As IoT technologies continue to proliferate throughout the supply chain, careful IoT entitlement management to thwart would-be bad actors is increasingly critical for maintaining cybersecurity. Unfortunately, many firms aren’t keeping pace with changing times.
One study from HP revealed that 70% of the most commonly used IoT-enabled devices contain serious security vulnerabilities. At the same time, more than half of companies likely don’t have the tools, knowledge, or resources to detect a sophisticated IoT attack.
In this post, we’ll define entitlement management in general, dig into why it’s critical for IoT specifically, and cover the five key characteristics you should look for in an entitlement management platform.
What is entitlement management?
Entitlements are essentially unique, temporary digital keys created to unlock access to features, updates, or network connections in a third-party software. They’re used to validate which users can receive updates or support, and to record who has installed software on any given device. IoT devices could create hundreds or even thousands of entitlements during the course of an eight-hour shift.
Entitlement management is technology that grants, resolves, and revokes a number of authorizations, access rights, permissions, privileges, and other entitlements to monitor and track for irregularities. In other words, it’s software that manages what entitlements a user has rights to, and documents how those entitlements are used.
Investment in entitlement management software can protect your WMS and networked devices and software (at a time when finding experienced IoT and emerging technology security experts is a challenge).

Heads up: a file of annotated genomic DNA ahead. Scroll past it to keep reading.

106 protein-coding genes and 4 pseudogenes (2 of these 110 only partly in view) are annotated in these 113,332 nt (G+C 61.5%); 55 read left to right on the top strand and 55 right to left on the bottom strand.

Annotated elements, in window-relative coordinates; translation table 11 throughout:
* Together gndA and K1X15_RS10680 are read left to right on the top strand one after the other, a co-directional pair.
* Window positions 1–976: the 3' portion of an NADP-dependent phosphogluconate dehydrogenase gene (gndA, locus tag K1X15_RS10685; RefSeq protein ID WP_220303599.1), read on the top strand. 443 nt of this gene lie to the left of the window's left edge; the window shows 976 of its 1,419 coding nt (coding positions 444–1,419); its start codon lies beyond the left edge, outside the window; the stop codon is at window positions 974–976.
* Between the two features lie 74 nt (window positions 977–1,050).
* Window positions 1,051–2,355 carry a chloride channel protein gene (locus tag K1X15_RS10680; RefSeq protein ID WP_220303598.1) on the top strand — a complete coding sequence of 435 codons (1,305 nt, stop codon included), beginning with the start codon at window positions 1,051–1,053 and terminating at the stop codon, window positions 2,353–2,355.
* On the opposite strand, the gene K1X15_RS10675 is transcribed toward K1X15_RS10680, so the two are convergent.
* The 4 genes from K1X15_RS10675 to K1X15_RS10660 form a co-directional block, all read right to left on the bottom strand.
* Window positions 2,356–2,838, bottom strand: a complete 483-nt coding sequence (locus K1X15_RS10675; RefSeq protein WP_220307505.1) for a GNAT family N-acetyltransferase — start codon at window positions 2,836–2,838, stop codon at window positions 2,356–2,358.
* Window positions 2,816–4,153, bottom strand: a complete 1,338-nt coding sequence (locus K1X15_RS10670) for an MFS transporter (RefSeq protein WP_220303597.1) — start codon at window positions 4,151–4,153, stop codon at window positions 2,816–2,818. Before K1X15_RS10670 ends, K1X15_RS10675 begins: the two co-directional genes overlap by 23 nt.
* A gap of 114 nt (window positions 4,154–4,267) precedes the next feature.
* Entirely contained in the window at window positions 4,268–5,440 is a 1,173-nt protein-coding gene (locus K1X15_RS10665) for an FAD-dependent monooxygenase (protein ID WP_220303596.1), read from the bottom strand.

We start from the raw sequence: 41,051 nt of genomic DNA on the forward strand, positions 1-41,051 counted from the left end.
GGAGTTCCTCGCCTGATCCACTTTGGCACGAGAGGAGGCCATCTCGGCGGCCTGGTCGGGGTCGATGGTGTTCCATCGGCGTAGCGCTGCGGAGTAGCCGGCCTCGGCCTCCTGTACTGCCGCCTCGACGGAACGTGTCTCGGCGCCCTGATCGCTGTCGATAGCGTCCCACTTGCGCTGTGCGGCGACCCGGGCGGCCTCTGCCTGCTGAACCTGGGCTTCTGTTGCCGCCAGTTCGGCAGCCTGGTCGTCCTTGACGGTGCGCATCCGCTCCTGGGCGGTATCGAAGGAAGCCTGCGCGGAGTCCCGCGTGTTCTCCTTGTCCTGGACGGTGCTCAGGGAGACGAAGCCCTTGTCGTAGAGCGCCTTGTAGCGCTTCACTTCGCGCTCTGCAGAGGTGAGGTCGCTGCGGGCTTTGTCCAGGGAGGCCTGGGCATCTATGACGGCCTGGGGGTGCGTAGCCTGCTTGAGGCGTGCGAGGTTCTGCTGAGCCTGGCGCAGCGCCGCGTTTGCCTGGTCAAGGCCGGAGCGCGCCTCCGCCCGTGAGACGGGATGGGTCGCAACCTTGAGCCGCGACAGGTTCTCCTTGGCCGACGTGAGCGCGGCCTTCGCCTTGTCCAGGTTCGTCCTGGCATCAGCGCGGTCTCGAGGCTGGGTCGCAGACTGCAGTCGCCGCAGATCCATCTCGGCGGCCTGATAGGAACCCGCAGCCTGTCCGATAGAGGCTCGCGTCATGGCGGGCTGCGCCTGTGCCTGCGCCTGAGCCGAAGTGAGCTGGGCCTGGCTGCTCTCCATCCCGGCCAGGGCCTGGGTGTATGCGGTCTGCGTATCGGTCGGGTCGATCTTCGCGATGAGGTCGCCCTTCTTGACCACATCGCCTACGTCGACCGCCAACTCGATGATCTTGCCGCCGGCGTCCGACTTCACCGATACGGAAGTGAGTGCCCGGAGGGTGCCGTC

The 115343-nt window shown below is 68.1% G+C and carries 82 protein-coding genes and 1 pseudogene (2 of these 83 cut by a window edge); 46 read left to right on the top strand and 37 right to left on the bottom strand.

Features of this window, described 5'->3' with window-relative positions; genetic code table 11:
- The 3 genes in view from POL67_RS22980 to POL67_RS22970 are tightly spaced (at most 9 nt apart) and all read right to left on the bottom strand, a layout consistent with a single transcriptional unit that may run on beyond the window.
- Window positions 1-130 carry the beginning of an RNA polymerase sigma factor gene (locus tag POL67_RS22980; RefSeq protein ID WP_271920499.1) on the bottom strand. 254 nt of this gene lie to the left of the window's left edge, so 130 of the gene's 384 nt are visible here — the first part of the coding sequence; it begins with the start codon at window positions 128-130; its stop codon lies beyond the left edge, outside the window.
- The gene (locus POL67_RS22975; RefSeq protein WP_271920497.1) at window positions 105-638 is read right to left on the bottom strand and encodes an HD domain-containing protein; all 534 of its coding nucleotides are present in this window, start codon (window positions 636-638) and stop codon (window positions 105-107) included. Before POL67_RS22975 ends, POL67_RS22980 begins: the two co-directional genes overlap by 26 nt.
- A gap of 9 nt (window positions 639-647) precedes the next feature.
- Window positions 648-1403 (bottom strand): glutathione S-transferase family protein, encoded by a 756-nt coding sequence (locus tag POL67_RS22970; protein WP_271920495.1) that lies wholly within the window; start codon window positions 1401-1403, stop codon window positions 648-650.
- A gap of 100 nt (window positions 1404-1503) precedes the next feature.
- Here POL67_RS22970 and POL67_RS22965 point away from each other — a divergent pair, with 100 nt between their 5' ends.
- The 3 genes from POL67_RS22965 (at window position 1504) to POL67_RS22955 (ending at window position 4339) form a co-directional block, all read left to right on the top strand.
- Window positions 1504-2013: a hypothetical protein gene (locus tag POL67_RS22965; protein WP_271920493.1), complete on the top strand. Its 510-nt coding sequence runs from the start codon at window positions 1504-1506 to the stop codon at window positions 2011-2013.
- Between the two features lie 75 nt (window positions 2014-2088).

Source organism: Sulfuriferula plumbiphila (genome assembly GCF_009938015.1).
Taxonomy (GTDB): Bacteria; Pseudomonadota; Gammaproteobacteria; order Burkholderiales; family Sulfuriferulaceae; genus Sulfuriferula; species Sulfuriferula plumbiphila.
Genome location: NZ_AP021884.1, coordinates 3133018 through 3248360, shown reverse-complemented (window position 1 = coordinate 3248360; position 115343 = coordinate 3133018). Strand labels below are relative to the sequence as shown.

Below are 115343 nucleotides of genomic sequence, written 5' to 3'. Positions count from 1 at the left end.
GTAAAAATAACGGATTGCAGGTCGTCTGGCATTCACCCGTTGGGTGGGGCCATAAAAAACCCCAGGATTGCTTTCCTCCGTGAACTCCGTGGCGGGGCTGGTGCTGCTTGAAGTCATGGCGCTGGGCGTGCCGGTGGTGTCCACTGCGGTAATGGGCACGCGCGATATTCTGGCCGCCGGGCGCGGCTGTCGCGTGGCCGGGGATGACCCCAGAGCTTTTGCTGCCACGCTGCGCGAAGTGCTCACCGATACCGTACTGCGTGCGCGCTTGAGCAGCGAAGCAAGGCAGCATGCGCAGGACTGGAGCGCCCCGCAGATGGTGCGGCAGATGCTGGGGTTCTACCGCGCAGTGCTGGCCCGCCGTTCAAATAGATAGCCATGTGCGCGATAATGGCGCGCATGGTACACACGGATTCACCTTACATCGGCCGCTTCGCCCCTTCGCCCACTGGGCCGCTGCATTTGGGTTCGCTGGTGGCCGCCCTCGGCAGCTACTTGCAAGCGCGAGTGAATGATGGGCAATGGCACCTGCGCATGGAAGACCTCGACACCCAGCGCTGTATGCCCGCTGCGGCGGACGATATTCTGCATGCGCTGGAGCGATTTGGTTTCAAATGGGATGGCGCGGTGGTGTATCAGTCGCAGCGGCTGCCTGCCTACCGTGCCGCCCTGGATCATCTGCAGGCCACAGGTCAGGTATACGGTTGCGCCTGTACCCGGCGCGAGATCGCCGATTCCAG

What does entitlement management have to do with 3PL?
Chances are, the firewall protecting your warehouse management software can fend off most frontal attacks on your network without slowing down operations or exploding sensitive customer data. That’s why cyber criminals will regularly use mobile devices to steal credentials and gain easy access to vital systems.
By accessing entitlements created for IoT devices, a hacker can expose customer information, access third-party vendors through software integrations, or install ransomware to seize control of the whole operation.
Most IoT devices use simple operating systems and processors that aren’t capable of running more robust security software — and therefore aren’t designed to stand up to a sophisticated attack. An entitlement management system gives IT teams the tools they need to detect and deflect IoT-associated threats by managing the numerous entitlements that IoT software generates daily.
Five key capabilities of an entitlement management system:
1. Multi-license management
Supply chain companies work with numerous third-party vendors and software providers to move cargo to its final destination.
Not every company operates on the same software systems, procedures, or licensing terms. Those variations may necessitate different levels of access, unique configurations for software integrations, and other factors that require additional management to run smoothly. That can create chaos for IT teams.
You need a system that centralizes and manages complex configurations and licensing agreements without creating vulnerabilities that could be exploited by bad actors.